Russian Police Raid Office of Opposition Group During Putin Show

Russian Police Raid Office of Opposition Group During Putin Show

AP

Russian security officers raided the Moscow office of the opposition group Open Russia on Thursday while President Vladimir Putin answered questions during his annual call-in show.

Reuters reported that security officials—some wearing black ski-masks—confiscated computers and files from the office of Open Russia, founded by the oil magnate-turned-dissident Mikhail Khodorkovsky. Khodorkovsky, who spent 10 years in Russian prison camps after challenging Putin on the corruption in his regime, resurrected Open Russia after his release to begin laying the foundation for a post-Putin democracy.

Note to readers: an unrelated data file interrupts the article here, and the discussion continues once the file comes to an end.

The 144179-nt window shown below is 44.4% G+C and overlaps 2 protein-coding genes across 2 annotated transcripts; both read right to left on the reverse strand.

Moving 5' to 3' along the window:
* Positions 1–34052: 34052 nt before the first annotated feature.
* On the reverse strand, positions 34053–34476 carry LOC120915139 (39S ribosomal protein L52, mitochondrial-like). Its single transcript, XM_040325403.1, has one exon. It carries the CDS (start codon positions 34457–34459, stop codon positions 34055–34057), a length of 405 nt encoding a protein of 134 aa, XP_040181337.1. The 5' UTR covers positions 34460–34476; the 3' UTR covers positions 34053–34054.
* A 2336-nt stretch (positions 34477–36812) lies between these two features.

The raid on Open Russia comes after opposition leader Boris Nemtsov was shot and killed in February near the Kremlin buildings.

Putin answered only two questions about Nemtsov during the call-in, which was dominated by his discussion of Russia’s economic woes. He again denied that Russian troops were fighting in eastern Ukraine to support separatists there.

The West has accused Russia of aiding that insurgency since last April. NATO Secretary-General Jens Stoltenberg expressed concerns on Thursday about continued violence in eastern Ukraine and the movement of heavy weaponry into the conflict zone.

The Ukrainian military said at least eight of its soldiers were killed this week despite a ceasefire agreement reached in February.